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to find fertile hybrids. Great naturalists have maintained that none such can be found ; but Cuvier declined to commit himself to this assertion. That all varieties are mutually fertile was clear; that almost all species are mutually sterile, if not in the first in the second degree, was clear also. Whether there were exceptions to this seemingly universal rule remained to be seen.
Mr. Darwin, however, has found none. “It is difficult,” he admits, “perhaps impossible, to bring forward one case of the hybrid offspring of two animals clearly distinct, being themselves perfectly fertile.” And again, “I doubt whether any case of a perfectly fertile hybrid animal can be considered as thoroughly well authenticated.” 28 Should it ever be so authenticated, the result would be the establishment of an exception to an all but unrelaxing rule, and the failure in that particular case of a test all but universally available. Other tests might indeed remain. If a wolf-like animal from Jupiter were to inter-breed with a dog-like animal from Saturn, and produce a fertile hybrid race, it would not follow that the two parents had sprung from one stock. Our author's account of his poor success in this first and easiest of his quests may prepare us however for a still more signal failure in that far less hopeful quest which is vital to his main doctrine. No trace, none, of infertile varieties. The boundary line will not shift; species stands forth an inflexible frontier which no manipulation can "rectify.” A prolific mule remains, as of old, a peg on which to hang a proverb for an impossibility ;29 nor will pouter and fan-tail, by refusing to breed, disown their common pigeonhood. The veto neither slackens nor spreads; nature keeps to her code of prohibited degrees, neither relaxing nor extending them. So huge is the difficulty that it earns for Mr. Darwin the special condolence of the Westminster Review. There is comfort, to be sure, and somewhat of compensation, in the thought that the ape is nearer man than the ape-like lemur is to the ape; but there is sadness, nevertheless, in the constrained confession that the facts of animal fertility and infertility cannot as yet be made to square with Mr. Darwin's scheme, or allow it to take rank as "the theory of species." 30 So these gentlemen are meanwhile in the plight of that brace of philosophers, one of whom devoted his energies to the milking of a he-goat, while the other-held the pail.
20. As matters stand, then, the horse, e. g. no more explains the origin of its near congener the ass, than either would explain an equine quadruped in Mars or the Moon. And if this slight interval cannot be bridged, what shall we say to those other and incomparably greater chasms, not only confronting us in contemporary nature, but sculptured out to us on the sepulchral rocks, from top to bottom of the geologic scale, a million ages down?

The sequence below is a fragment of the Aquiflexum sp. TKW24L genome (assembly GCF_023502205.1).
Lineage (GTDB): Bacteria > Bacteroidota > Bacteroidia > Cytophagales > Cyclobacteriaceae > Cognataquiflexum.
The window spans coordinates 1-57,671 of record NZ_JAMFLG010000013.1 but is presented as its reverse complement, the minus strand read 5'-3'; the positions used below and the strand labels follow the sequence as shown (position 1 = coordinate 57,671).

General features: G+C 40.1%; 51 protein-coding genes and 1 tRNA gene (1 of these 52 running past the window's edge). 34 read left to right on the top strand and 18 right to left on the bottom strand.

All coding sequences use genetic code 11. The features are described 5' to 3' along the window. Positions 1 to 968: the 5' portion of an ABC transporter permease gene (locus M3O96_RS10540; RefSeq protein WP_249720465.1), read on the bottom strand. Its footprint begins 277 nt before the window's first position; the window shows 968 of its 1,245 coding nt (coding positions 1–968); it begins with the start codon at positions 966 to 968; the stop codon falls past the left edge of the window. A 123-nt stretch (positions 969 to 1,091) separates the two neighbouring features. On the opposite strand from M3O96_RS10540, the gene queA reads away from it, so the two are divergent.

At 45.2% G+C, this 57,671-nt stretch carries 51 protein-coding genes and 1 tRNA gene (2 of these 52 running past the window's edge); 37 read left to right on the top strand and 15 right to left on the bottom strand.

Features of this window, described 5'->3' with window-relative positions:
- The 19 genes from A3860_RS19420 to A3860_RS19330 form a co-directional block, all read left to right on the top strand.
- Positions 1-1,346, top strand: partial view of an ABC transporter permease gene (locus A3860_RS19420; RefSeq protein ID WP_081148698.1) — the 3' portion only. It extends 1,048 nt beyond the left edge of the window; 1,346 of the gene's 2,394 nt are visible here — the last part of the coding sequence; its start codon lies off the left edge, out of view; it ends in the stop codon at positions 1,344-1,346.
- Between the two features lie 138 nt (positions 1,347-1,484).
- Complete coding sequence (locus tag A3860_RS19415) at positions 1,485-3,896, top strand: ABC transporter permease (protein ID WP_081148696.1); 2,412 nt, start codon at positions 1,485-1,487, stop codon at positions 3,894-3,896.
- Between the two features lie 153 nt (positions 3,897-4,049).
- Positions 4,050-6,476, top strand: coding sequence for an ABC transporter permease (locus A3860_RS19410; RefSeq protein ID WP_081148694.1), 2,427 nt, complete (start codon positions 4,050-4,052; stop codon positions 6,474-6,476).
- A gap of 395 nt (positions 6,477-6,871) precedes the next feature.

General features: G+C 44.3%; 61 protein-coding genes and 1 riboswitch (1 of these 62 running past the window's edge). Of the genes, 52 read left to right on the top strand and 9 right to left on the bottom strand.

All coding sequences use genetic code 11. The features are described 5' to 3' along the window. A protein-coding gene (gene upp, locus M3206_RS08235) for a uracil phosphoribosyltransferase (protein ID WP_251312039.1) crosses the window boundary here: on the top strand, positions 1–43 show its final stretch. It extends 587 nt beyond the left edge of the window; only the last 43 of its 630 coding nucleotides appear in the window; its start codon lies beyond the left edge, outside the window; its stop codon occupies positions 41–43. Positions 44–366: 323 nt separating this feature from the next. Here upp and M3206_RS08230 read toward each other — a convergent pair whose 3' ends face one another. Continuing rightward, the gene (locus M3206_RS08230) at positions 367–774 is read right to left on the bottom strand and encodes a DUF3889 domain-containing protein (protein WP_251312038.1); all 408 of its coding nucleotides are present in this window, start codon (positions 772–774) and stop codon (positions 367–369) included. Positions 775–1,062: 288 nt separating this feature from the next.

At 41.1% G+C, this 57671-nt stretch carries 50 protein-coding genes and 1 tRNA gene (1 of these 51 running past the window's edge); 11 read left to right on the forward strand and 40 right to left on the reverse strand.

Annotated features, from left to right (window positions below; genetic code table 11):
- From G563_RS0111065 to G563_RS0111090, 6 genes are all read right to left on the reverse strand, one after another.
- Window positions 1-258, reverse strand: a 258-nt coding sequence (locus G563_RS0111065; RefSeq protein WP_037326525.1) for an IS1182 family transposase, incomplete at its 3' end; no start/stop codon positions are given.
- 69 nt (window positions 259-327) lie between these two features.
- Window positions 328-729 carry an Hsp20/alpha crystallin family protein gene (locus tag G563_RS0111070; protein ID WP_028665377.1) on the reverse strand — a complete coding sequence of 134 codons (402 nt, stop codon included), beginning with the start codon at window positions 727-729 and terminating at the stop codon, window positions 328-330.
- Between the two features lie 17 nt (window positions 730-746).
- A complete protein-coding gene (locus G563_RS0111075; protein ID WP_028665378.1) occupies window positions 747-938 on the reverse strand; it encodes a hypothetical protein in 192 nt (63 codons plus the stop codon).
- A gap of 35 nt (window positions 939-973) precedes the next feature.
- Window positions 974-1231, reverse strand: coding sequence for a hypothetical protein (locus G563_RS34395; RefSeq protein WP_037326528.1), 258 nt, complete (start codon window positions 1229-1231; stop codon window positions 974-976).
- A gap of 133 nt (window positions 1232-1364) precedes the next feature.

21. The tale told by the old graves of the earth, where nature has done her own embalming more effectually than Egyptian art, is all-important in the appraising of Mr. Darwin's scheme. And it is, on the face of it, as he feels, against him. His chapter on the geological record can only be described as an ingenious retreat from the facts of our knowledge on the possibilities of our ignorance. “ Our theorists,” says Paley, “having eternity to dispose of, are never sparing in time ;” and Mr. Darwin, as we have seen, is most lavish in his drafts on the past. But the past, protracted at will, being against him, it is necessary further to suggest that if the past had been properly chronicled-if the museum of nature had been at all well kept—it might and would have been for him. No special pleading, however, can shake the facts. The rocky folds of the earth are now contemplated by its students, less as a succession of mineral masses than as a many-drawered cabinet of fossil remains.31 In obedience to this principle of classification, Palæozoic, Mesozoic, and Cænozoic have taken the place of Primary, Secondary, and Tertiary, put forth when the science was in its infancy; and these names answer in Geology to the division of Universal History into Ancient, Medieval, and Modern. If for every hundred years of history we put a thousand feet of stratification, we should further have a very close mnemonic parallel, marking off at once the ascertained depth of strata and the relative duration of the former life-systems of the globe. Neglecting the proportions, which, from the “lingula” or first distinct fossil-beds upwards, may be roughly estimated as 6, 3, 1, the chart shows in outline the state of the record.—(Page 38.) Of this, taken as it stands, no two readings are possible. All geologists who have no theory of species to propound, but only its fossil phenomena to register, are impressed with but one conviction, from the gradual dearth, the all but total, and the at last total disappearance of memorials of life from the lower Palæozoic strata — and that is, that life was just then beginning, or had not yet begun ; for had life abounded in these lower zones as in the upper zones of the self-same system, it would have left, the facilities of preservation being precisely alike, simi
Lion, Elephant, Ox, Whale, &c.
Eocene Period : Bat, Dolphin, Bee, &c. Second Period of Organic Penury.
Reign of ARCH-EXOGENS and ENDOGENS.
Second Epoch of Ejlorescence.
Dawn of Arch-Exogens.
Cycloids and Ctenoids : soft-scaled and
Reign of GYMNOGENS and ACROGENS.
Firs, Cycads, Ferns, &c.
Birds and Marsupial Mammals.
First Period of Organic Penury.
Magnesian Limestone Dawn of Endogens.
Old Red Sandstone
Dawn of Gymnogens.
Placoid and Ganoid Fishes : armour-clad.
* In this Chart scalo is disregarded, a large margin is allowed for under-developed Strata, and all the Geological Systems are referred to a
mid-member of the main groups.